MCC Publications

Democracy House Joins Coalition to Examine Poverty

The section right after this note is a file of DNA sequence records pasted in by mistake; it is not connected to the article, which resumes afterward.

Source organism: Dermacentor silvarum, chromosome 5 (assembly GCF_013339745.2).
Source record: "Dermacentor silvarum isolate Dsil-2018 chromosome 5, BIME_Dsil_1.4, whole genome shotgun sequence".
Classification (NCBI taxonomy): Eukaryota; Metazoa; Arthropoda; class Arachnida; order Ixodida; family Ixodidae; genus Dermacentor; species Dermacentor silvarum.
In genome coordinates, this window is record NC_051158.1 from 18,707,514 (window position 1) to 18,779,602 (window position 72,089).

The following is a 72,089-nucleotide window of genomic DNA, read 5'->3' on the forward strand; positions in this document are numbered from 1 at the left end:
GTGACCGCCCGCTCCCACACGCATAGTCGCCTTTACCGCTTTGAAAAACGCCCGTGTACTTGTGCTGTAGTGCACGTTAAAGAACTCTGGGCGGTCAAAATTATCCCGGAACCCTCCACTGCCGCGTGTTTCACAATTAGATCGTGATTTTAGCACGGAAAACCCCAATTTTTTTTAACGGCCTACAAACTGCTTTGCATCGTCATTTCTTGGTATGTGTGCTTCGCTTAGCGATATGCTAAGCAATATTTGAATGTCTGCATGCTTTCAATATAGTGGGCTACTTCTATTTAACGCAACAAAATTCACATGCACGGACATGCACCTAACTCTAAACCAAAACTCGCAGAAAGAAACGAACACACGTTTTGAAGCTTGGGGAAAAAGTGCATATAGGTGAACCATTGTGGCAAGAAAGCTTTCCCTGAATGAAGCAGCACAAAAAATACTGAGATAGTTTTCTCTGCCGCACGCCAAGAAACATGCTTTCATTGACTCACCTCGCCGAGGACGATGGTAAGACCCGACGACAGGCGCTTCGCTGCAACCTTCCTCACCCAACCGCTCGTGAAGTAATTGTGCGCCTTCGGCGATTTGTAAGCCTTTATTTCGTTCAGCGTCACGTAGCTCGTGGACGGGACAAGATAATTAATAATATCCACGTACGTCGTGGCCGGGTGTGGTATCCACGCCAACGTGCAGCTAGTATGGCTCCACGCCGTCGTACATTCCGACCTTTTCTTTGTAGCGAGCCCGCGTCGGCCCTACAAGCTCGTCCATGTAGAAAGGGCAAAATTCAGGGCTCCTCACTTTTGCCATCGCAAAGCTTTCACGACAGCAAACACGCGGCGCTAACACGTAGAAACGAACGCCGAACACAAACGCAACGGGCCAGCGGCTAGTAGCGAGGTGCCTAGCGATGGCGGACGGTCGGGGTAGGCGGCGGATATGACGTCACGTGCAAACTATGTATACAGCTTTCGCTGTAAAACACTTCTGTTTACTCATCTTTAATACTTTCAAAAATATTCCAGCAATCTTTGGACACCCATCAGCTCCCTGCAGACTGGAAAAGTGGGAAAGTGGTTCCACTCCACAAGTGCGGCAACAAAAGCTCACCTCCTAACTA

Students from Democracy House, along with a group of government leaders, social service providers, students and educators recently discussed poverty in Middlesex County at a workshop at the College. The Poverty Forum drew more than 125 people. “As the recent data indicate, the number of people living at the ‘poverty level’ is increasing at the same time services for low-income families are being cut,” said Joann La Perla-Morales, Middlesex County College President. “The Poverty Forum is an opportunity for New Jersey residents to become aware of the very real issue and to encourage citizens to take action to improve services for the economically disadvantaged. We are very proud that our Democracy House students are playing a significant role in the workshop.” Freeholder Blanquita B. Valenti, chairperson of the County’s Human Services and Senior Services Committee, said “Poverty is a growing problem here in Middlesex County, especially with the tough economic climate found nationwide. In Middlesex County, the majority of those living in poverty are children. We must work together to find solutions and to help those most in need of our help.” The program included speeches by several experts on poverty, which were followed by breakout sessions led by Democracy House students. Jennifer Altman, Democracy House director, said she was pleased the organization could assist in the event. “The AmeriCorps coordinator, Jessica Gulutz, and I enjoyed working hand-in-hand with the County’s Poverty Forum Planning Committee to design this event and bring it to the Middlesex County College campus,” Dr. Altman said. “The Democracy House students gained invaluable experience working directly with high-level social service practitioners and in presenting findings to the larger audience. We hope to continue working with the County and local poverty specialists to develop service events and other forms of civic engagement for the entire college community.” The statistics are stark: Lisanne Finston of Elijah’s Promise soup kitchen in New Brunswick said 11.5 percent of people in Middlesex County are “food insecure” – they don’t know where their next meal will come from – and the figure is 51 percent in New Brunswick. “Good food and food security is a right, not a privilege,” she said. Allan Lichtenstein, of Legal Services of New Jersey’s Poverty Research Institute, highlighted the rising poverty level and said that almost one-quarter of New Jersey residents live in poverty, with higher rates for children. State Senator Joseph Vitale spoke on health insurance, particularly for children. “The challenges are pretty significant,” he said. “But we can meet those challenges.”